We like to go antiquing.  Antiquing permits one to encounter all types of glass.  Cranberry was the next glass we began to collect.  For those interested, cranberry is produced by mixing gold into the molten glass.  At any rate, its rich red color is very attractive.  About a hundred pieces later; yeah, we had a collection.

I remember the first time I ever saw a piece of Sabino.  Sabino is a French produced opalescent glass.  European opalescent glass must be the most beautiful ever produced.  Okay, okay, that’s just my opinion.  My appetite for this glass was insatiable for a time.  Not just Sabino but also Verlys and Etling, but not Lalique: I ain’t paying the price to enter that game.  Most folks who are familiar with Sabino glass know it as small animal pieces.  The real prizes are the older, larger pieces no longer produced.  We have several.  This collection grew to an impressive size.

I think I was the first one to notice that we had bought more glass than we could accommodate in our home.  After purchasing three really nice, large display cases and building numerous shelves into our living room, I realized that perhaps we needed to stop purchasing glass.

I’m withdrawing gradually. Several years ago, I bought a beautiful opalescent stemmed vase at an antique show in Bryan.  The seller knew nothing about the piece except that it was probably Italian.  Well, duh.  Italian glass is always easy to spot.  Don’t ask.  You get to have a feel for the makers of glass whether it’s Italian, French, Swedish, Czechoslovakian, or American.  The pieces are rare.  This certainly helps keep my purchases down.  The fact that so little seems to be known about the origin of the glass also keeps the value down.  I take a good hard look when pieces come up for sale on the internet and occasionally purchase one.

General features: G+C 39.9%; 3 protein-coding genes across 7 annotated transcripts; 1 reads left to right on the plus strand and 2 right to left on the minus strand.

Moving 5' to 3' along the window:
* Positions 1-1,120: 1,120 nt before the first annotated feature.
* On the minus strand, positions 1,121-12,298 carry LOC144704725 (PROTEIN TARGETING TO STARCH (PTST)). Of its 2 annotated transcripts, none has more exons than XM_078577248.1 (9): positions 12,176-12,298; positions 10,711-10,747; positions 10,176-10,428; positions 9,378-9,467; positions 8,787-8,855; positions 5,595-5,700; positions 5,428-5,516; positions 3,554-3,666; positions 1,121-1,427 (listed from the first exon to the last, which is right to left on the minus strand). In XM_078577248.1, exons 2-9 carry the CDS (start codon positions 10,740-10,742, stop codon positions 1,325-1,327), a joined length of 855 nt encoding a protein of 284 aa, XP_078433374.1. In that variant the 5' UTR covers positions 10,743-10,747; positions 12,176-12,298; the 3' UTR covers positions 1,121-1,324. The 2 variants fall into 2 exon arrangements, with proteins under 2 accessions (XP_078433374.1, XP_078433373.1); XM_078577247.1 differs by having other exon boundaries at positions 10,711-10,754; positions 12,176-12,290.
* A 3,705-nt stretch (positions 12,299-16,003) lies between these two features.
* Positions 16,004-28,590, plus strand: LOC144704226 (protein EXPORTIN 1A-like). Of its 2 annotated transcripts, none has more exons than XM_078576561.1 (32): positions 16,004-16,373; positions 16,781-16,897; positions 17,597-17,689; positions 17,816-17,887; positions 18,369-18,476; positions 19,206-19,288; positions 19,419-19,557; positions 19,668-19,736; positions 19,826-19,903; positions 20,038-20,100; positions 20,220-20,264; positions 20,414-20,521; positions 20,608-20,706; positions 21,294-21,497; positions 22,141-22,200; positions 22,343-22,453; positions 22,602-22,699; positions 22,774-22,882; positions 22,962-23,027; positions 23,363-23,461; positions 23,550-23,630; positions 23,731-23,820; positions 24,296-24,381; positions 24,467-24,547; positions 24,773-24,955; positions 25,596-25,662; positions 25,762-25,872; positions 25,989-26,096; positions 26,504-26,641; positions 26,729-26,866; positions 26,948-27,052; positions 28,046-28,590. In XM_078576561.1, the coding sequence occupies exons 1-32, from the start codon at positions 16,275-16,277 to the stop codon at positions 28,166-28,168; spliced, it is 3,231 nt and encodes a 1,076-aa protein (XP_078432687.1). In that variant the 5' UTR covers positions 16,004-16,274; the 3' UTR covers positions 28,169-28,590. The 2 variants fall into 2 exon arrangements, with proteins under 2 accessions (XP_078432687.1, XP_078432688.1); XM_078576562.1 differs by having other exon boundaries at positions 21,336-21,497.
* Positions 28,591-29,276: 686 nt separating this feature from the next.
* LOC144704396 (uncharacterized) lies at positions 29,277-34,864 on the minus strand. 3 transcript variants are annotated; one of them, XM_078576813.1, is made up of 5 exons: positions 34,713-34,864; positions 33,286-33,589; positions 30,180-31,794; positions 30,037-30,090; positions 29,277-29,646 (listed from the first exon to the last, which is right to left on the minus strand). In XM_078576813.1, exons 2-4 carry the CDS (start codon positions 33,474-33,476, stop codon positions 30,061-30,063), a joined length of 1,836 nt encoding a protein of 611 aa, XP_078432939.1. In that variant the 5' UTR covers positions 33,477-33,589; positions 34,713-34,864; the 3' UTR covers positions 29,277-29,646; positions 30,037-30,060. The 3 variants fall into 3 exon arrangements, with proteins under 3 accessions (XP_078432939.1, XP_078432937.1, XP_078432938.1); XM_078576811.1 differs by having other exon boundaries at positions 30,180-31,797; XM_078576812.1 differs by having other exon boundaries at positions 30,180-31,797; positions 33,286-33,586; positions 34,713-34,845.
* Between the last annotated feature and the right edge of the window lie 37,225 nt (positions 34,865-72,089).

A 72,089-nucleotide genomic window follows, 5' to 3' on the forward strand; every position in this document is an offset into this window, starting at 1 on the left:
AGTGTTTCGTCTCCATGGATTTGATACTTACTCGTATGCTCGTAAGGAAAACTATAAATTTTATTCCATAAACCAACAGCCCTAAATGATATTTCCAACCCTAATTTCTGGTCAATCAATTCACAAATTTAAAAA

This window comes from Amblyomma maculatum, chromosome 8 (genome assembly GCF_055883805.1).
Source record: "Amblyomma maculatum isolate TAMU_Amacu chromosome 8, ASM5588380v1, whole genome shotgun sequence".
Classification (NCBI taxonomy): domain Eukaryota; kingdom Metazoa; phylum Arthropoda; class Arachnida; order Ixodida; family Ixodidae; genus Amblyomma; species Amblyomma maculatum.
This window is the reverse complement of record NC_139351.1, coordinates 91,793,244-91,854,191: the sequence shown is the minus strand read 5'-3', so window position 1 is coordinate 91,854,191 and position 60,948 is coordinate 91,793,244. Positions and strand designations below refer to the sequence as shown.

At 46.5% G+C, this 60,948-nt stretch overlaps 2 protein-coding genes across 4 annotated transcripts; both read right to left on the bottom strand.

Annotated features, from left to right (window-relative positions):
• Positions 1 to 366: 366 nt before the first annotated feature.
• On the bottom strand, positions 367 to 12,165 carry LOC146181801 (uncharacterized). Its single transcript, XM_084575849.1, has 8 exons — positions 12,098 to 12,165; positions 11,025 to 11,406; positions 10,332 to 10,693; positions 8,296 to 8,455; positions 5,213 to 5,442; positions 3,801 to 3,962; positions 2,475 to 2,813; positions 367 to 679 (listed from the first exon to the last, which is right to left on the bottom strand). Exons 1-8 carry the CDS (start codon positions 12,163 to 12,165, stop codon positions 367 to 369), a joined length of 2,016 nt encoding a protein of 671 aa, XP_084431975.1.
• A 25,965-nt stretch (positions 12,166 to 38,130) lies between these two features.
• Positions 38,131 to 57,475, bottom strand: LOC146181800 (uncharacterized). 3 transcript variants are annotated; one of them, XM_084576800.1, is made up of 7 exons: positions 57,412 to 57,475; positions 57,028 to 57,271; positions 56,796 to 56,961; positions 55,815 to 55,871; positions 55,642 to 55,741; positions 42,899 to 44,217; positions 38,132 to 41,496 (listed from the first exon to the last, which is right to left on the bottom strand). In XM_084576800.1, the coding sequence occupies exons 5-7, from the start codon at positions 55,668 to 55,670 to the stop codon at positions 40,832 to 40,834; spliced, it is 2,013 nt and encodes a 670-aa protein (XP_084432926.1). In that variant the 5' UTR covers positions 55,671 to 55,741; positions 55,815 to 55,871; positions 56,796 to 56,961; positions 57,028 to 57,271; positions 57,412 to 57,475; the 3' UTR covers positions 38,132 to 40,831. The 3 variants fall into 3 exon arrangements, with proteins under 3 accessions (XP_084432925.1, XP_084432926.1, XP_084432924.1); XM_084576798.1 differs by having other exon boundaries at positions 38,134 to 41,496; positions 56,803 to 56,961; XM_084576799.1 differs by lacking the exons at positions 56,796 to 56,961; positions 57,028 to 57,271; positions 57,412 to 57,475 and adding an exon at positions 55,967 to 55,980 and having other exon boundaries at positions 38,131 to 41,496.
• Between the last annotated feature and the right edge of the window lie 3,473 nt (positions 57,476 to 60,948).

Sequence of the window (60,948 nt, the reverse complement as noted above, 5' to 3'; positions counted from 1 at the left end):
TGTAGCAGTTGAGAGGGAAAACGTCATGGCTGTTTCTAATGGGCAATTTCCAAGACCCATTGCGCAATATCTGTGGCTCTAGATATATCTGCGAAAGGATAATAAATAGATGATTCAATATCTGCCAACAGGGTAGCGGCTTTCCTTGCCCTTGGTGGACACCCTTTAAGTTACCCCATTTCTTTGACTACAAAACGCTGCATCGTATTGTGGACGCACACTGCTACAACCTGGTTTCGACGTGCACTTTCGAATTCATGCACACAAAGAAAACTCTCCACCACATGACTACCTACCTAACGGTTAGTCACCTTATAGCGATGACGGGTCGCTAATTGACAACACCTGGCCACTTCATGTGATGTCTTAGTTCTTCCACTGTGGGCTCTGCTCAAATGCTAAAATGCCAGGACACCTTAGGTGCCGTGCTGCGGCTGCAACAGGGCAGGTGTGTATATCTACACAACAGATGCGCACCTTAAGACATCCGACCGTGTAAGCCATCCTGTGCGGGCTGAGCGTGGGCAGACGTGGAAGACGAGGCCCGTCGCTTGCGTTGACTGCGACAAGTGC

I tried to branch out from glass to California Raisins and Felix collectibles.  I didn’t find that these held my attention, and I sold all of them.  Cats, which are always of interest to us, have caused us to purchase many cat figurines: glass, wood, composite, etc.  I’ve never really considered these to be a collection, just an interest.

Linda began our marriage as the big collector, and she still can’t stop herself.  She still collects baseball and football and golf sports cards.  She actually sold 99% of her collection, but began again.  She also collects tiny cars.  She always stops in Wal-Marts or Dollar stores to see if there is a jewel among the cars displayed.  She tries to justify her interest in the tiny cars by occasionally selling a few on Ebay.

To this day, we still have boxes of glass stored under our beds.  They at least make good gifts, and my need to store food for the winter has been satisfied.  In the meantime, we get to look at beautiful glass each day.

The collecting urge is one part of my primitive old brain that I rather like.